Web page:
Summary: The fundamental problem of humanity never hits the headlines, never comes as a blast e-mail to our computers. But we know what it is.
What is the fundamental human problem? We can’t get the answer from commentators or the mainstream media, or even most of the alternate media. The fundamental human problem is not poverty, or migration, or nuclear weapons or climate change. Those may be difficulties that rise to the level of problems that need to be solved. But the fundamental human problem impacts on all of them, and it is sin.
Let’s take the climate change debate, which has been going on for most of my adult life. If we are threatened by a rising global temperature, and we caused that to happen by our use of fossil fuels, then that is being made worse by the success of fracking, which is lowering the price of those fuels, and the folks who are being made rich by oil and gas production are sinning. On the other hand, if fossil fuel usage has nothing to do with a natural warming of the climate, then those who are claiming otherwise are lying, and that is a material sin. That’s simple logic.
Sin has been a part of the human condition ever since the first man and woman rebelled against God’s plan. St. Paul tells us that all have sinned, including me and you. Jesus, of course, being the God-man, is not a sinner, and ancient tradition teaches us that His Mother was preserved from sin by her Son’s sacrifice. But all the rest of us are sinners, victims of original sin and perpetrators of our own intentional sins, both venial and mortal. So sin is the fundamental human problem, and it is a problem for which God has given the remedy.
In Leviticus we first read about the Mosaic remedy for sin. The one who sins, for instance for misusing the name of the Lord, recognizes and confesses his sin, and then makes a sin offering at the Temple. The same action happens regardless of the sin; only the offerings are different. But we know from the NT that the holocausts and other sacrifices did not atone for sin. Only the passion and death and Resurrection of Jesus had any atonement effect at all. So what did the sinner do that brought forgiveness? It was the act of repentance and confession that opened up the sinner to the grace of Christ, even in the OT times.
In the psalm we pray today, we are one with King David, who is confessing his horrible sins of adultery and murder and cover-up. He thought he had gotten away with it all, but the prophet Nathan confronted David with the truth: “you are the man,” he said. And, his cover being blown by the Holy Spirit, David confessed and repented on the spot, and God forgave him. But then he suffered multiple pains, including the death of a child and the rebellion of his son, Absalom, whose rebellion was ended in a bloody battle in which the young man was himself killed. David repented, and was forgiven, but had to endure a huge temporal punishment.
David’s psalm, numbered 51, calls for a complete cleansing of his soul from his sin. But he longs for more than forgiveness. He wants to be spiritually renewed, made whiter than snow. He wants a new heart, a clean heart full of joy and gladness, with a new, righteous spirit inside him. He wants to be a new man, praising God all the time and doing always what is right. He wants to put the selfish David behind him, and be renewed in mind, heart and spirit. He knows that the offerings he makes before the altar–all the burnt offerings–are useless, and shares with us the insight that the true sacrifice is “a broken spirit, a broken, contrite heart.”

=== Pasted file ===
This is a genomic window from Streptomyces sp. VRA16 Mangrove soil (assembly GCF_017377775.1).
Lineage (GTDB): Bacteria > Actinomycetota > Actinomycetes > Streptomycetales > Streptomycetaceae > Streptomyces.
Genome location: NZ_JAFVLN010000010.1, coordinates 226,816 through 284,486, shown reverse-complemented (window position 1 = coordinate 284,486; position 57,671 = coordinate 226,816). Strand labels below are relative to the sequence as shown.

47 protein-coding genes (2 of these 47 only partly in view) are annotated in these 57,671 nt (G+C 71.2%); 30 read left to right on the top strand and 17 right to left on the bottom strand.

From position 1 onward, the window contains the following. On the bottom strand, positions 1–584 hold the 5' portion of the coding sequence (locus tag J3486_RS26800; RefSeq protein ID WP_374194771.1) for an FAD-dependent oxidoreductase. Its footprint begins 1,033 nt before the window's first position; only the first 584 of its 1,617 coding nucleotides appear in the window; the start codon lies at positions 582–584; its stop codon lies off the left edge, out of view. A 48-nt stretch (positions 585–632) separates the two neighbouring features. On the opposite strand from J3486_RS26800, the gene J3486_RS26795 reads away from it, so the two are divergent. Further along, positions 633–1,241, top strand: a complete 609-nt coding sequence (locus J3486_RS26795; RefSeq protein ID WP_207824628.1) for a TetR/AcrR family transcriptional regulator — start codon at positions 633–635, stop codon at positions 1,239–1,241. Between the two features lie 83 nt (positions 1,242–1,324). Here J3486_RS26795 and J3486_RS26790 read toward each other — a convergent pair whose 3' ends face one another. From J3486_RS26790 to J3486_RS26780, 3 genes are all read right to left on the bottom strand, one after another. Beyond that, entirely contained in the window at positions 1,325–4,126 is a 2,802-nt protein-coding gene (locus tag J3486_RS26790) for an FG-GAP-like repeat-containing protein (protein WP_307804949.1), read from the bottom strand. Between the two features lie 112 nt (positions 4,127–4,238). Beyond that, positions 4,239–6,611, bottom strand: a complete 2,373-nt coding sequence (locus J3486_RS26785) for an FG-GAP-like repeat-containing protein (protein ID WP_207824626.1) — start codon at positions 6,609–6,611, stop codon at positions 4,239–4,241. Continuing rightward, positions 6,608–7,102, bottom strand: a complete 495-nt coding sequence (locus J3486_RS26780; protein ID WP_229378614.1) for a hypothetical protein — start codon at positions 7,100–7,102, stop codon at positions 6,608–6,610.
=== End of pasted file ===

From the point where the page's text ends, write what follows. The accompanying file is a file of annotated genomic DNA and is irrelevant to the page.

In the New Testament, which revolves around the person and ministry and mystery of Jesus Christ, we learn that the sacrifice that does atone for sin is the passion and death of the Son of God. David’s broken heart and broken spirit was not enough, because it was a sinful heart and spirit. It was a heart and spirit that had deserved to be broken. Only a pure sacrifice could atone for sin, the sacrifice of a heart that had never done evil, had only done good for others, a divine heart and spirit. And that would have to be the heart and spirit of the Son of God.
So you are the man. I am the man. You are the woman. All have sinned, but all are offered forgiveness. What we have to do is very simple. All of us have the same challenge. First, I must acknowledge my sin. The Liturgy has, at every Eucharistic celebration, that acknowledgment up front. We say “mea culpa.” “ I have greatly sinned in my thoughts and in my words, in what I have done and in what I have failed to do, through my fault, through my fault, through my most grievous fault.” At the same time, the second part of our confession is being sorry for the sin, and having what we used to call a “firm purpose of amendment.” That is, we have to stop whining about being made to change all the time, and we must really change our minds and hearts about that sin. It needs to be repulsive to us. If we get drunk regularly, we need to give up alcohol, join AA. If we verbally abuse a relative or friend, we need to put on their minds and realize that we are acting like a jerk. We need to hate the sin and resolve not to do it. And, finally, we need to confess our sin.